Polls of critics and filmmakers
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- Every decade, the British film monthly Sight & Sound asks an international group of film professionals to vote for their greatest film of all time. The Sight & Sound accolade has come to be regarded as one of the most important of the "greatest ever film" lists. Roger Ebert described it as "by far the most respected of the countless polls of great movies--the only one most serious movie people take seriously." The first poll, in 1952, was topped by Bicycle Thieves (1948).
- Orson Welles' Citizen Kane (1941) has been voted number one in each of the last five Sight & Sound polls. A separate poll of established film directors, held for the first time in 1992, has also placed Citizen Kane at the top. The film was selected as number one in a Village Voice and in a Time Out critics' poll. It was listed as the greatest American film by the American Film Institute in both the first (1998) and second (2007) versions of its 100 Years... 100 Movies list.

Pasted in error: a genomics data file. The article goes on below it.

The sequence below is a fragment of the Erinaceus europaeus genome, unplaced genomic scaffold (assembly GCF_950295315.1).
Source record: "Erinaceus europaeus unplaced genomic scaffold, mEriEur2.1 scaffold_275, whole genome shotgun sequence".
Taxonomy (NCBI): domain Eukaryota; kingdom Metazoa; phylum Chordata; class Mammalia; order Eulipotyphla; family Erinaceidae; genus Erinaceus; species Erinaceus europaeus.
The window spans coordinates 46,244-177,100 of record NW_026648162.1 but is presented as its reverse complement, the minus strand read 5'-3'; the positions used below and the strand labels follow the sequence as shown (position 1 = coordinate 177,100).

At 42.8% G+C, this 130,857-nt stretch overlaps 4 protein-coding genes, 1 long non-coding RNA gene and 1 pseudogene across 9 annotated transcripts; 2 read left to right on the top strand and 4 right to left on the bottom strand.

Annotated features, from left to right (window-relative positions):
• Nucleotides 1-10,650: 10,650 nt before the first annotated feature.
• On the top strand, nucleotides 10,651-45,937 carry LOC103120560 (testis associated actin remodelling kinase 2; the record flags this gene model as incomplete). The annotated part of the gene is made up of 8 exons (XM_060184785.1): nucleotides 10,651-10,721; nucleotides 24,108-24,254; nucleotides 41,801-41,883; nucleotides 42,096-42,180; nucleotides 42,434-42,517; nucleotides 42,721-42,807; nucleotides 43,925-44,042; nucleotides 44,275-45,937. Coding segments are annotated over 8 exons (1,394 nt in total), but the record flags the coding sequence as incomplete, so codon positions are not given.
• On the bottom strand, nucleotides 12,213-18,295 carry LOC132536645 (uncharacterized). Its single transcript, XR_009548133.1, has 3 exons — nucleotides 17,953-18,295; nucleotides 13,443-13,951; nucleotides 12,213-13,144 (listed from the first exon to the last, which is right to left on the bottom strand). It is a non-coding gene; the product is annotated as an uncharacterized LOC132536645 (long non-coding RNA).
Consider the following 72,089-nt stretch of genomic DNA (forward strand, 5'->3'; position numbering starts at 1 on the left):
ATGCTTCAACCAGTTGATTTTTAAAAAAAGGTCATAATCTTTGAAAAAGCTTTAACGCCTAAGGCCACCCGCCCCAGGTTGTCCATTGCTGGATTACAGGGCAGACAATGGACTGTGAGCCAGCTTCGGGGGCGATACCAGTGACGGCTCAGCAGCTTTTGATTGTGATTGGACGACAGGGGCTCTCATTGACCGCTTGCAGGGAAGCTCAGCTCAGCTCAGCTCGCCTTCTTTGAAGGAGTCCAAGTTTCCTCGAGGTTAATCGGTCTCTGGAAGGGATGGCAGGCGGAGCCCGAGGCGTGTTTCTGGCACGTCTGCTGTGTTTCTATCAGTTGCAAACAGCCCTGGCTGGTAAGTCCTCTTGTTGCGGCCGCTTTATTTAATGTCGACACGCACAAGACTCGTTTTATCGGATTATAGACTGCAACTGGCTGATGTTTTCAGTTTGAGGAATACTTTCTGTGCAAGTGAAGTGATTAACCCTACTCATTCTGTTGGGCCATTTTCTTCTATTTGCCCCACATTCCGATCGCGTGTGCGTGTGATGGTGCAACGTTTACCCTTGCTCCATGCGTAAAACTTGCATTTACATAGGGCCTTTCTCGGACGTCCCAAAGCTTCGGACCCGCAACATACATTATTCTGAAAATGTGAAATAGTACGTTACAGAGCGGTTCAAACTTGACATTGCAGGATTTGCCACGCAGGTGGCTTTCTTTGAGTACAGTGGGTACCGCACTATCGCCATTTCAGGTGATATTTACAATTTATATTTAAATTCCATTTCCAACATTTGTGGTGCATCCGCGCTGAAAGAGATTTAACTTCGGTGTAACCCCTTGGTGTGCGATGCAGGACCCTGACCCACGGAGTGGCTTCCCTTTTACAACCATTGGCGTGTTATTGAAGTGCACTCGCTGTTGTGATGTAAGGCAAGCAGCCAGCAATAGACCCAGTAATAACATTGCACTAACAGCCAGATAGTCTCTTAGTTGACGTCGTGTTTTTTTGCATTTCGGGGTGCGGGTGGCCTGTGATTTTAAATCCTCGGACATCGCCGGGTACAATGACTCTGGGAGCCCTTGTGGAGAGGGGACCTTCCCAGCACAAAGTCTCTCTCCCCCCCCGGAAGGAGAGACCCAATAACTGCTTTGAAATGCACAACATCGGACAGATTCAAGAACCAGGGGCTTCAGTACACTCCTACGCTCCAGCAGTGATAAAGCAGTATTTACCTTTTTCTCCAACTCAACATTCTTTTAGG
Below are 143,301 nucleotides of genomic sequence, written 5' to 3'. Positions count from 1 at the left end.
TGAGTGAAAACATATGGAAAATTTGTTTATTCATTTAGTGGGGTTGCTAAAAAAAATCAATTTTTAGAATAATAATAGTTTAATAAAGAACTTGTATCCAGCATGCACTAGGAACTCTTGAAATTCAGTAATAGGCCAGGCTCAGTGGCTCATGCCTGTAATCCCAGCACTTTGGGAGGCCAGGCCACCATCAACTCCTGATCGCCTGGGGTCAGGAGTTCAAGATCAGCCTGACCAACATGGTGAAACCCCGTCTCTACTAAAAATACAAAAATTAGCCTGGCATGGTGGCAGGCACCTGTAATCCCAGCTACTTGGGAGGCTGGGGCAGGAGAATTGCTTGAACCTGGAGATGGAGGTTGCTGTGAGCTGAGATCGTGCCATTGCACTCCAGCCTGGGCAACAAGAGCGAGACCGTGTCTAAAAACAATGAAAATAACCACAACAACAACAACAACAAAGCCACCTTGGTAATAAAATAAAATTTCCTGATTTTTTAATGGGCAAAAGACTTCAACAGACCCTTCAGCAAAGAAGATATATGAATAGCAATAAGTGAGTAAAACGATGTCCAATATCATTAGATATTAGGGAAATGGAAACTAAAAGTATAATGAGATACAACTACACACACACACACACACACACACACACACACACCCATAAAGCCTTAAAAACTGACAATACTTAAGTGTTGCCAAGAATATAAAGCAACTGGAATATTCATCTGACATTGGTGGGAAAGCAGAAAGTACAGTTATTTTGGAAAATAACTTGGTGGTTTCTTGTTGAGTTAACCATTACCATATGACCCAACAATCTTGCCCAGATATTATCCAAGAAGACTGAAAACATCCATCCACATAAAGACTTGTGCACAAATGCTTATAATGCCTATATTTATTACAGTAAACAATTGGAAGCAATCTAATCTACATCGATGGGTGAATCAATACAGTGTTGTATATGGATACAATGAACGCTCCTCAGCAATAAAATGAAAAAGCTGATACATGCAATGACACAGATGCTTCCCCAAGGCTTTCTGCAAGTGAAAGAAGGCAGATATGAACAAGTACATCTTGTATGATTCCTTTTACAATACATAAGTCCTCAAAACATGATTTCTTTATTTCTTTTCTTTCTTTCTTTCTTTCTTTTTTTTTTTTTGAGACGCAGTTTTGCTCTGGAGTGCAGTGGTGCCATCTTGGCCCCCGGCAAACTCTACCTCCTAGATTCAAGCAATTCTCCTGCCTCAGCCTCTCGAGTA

- The Searchers (1956) is the film most often mentioned in a poll of the favorite films of directors by German language Steadycam magazine in 1995.
- Tokyo Story (1953) by Yasujirō Ozu topped a critics' poll conducted by Asian film magazine Cinemaya in 1998. It was followed by Satyajit Ray's Pather Panchali (1955) and Kenji Mizoguchi's Ugetsu (1953) tied at second place.
- La Règle du Jeu (The Rules of the Game) (1939) by director Jean Renoir was named the greatest film by the French film magazine Positif in 1991. It also holds the second slot in the Village Voice poll, and is one of only two movies to have appeared in every one of the Sight & Sound polls.
Not the real Harry Knowles.
The real Harry Knowles.